Kvasfossen (or Kvåsfossen; I think is pronounced “KVOS-foss-un”) was the lone waterfall we saw in the Vest-Agder county during our June 2005 trip.
In order to see this waterfall, we took a fairly short detour from our drive between Kristiansand and Stavanger.
According to the interpretive sign here, this waterfall was said to be 36m tall though I wasn’t so certain if it was really that tall unless they might have counted the cumulative drop of all of its cascades and drops on the Lygna river.
We only witnessed the drops immediately around the bridge near the signposted car park.
That said, the falls represented the section of the highest drop of the river where the remainder of its system was said to be calm.
In fact, the name of the river was said to be derived from the old Norwegian word “logn” meaning calm or sheltered.
The sign also mentioned that there was rock called the Kvåsstein that the bridge rested upon that split the flow of the waterfall river in two amidst the series of cascades.
We didn’t really pay attention to that particular rock, but according to legends, a troll had put that rock there to prevent salmon from continuing upstream (though it probably had more to do with a chunk of rock that eroded off and tumbled into the valley).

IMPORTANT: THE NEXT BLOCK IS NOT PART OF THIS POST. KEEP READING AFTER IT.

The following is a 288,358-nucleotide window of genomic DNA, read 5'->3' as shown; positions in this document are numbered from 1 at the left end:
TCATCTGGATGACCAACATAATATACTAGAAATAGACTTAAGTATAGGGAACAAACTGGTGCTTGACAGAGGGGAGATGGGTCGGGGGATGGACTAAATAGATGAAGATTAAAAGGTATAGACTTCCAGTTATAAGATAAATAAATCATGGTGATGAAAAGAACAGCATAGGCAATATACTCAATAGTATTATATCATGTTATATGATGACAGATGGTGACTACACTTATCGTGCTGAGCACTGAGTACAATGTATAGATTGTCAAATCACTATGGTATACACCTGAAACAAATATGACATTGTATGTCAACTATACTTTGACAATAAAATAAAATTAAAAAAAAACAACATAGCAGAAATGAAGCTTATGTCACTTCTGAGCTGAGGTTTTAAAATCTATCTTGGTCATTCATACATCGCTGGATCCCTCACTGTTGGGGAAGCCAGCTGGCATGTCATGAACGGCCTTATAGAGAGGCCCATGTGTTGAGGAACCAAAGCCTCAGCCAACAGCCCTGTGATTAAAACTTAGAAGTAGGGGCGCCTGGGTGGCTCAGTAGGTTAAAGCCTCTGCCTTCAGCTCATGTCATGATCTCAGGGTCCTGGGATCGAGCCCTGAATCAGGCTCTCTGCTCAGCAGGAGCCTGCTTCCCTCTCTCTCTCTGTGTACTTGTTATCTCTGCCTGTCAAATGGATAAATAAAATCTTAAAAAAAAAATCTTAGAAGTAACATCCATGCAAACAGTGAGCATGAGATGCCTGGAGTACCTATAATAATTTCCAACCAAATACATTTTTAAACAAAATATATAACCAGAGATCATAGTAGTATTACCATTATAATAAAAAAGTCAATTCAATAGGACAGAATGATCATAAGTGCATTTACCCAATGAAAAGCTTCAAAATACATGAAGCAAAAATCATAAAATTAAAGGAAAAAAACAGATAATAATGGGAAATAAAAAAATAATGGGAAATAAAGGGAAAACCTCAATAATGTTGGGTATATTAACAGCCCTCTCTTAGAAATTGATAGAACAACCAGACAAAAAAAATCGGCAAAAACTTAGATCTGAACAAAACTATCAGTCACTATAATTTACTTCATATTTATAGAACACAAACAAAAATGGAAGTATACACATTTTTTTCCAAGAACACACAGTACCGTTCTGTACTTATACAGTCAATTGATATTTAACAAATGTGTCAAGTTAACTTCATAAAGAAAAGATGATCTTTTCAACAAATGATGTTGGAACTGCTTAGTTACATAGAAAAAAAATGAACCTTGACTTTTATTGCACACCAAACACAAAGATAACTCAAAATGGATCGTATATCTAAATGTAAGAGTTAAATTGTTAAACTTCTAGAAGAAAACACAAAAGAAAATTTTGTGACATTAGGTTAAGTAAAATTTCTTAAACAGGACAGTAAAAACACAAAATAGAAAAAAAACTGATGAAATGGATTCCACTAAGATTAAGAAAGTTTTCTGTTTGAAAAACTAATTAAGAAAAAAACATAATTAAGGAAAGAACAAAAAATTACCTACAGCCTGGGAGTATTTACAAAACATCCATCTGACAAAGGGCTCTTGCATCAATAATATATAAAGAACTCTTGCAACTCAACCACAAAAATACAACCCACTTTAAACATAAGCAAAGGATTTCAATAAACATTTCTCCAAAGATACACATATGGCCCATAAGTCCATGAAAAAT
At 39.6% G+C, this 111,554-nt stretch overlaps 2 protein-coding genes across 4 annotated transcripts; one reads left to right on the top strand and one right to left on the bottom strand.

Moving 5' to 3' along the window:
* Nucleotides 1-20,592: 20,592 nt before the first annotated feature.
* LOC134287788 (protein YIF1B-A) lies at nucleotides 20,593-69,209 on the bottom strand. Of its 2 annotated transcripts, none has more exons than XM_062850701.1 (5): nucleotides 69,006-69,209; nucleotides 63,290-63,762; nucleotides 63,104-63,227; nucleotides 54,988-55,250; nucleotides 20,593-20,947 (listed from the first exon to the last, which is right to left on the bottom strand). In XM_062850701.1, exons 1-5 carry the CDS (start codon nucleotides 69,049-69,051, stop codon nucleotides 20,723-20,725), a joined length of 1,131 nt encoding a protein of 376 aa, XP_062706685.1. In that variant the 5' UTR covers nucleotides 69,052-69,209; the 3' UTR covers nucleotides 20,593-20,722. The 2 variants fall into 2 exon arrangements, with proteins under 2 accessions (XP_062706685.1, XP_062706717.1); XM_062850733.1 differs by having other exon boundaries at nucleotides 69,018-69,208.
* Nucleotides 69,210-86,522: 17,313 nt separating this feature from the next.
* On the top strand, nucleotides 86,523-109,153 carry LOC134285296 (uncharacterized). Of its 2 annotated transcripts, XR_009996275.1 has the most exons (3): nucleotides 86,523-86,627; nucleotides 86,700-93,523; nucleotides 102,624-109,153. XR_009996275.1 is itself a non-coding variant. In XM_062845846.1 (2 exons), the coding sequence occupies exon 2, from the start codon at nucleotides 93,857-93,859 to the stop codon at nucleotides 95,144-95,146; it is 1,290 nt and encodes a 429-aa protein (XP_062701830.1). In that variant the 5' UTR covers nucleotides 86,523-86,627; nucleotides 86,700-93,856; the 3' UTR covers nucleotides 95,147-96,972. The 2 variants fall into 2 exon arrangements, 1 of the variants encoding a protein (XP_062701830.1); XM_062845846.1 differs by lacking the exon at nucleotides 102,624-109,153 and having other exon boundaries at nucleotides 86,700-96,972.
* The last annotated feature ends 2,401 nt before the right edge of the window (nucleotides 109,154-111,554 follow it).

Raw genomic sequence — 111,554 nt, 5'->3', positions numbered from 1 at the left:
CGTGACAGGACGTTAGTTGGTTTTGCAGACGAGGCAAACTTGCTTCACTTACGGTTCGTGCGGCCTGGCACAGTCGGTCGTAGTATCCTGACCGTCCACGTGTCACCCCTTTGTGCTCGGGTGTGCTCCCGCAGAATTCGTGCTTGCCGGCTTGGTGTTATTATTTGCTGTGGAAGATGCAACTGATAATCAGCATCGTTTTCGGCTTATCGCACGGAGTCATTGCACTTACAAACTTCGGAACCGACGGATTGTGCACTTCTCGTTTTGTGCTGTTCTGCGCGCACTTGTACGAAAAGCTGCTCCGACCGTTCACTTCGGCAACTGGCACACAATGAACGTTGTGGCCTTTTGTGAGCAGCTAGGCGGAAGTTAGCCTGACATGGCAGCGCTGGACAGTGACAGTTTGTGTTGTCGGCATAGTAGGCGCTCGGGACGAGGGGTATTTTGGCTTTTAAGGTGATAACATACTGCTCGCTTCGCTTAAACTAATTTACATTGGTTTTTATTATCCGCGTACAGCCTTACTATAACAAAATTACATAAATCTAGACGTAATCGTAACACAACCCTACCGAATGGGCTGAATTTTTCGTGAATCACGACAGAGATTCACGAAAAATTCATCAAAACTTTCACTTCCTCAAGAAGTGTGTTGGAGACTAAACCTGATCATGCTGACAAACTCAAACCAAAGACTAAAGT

Speaking of salmon, it was said that many salmon and sea trout could be found making their way up from the fjords to this waterfall, which then represented a barrier for further progress.
From the car park, we took a short path leading to a bridge above the falls.
On the front side of the bridge, we then walked downstream along the fenced cliff edges for awkward angled views of parts of the waterfall.
After crossing the bridge, we then went downstream towards an unsigned fenced area with a more direct but partial view of the falls.
Indeed, it was difficult to get a clean photo of Kvasfossen as the walls and rocks of the gorge tended to block some part of the view of the falls no matter which viewing angle we tried.
From Kristiansand, we drove west on the E39 for about 70km to the junction with Road 43 in the town of Rom (near Lyngdal). We then turned right and headed north on the Road 43 for about 15km to a well-signed area with some space for us to park the car and explore.
Something worth noting was that as we continued driving towards Stavanger after returning to the E39, we made another detour further west along the Route 44 to the steep-walled Jøssingfjord. In addition to being very scenic, it was said to be the location of the first conflict in Scandinavia during the second World War due to the so-called Altmark Incident, where Norwegian authorities were said to have been belligerent against the occupation forces of Germany and thus broke their neutrality.
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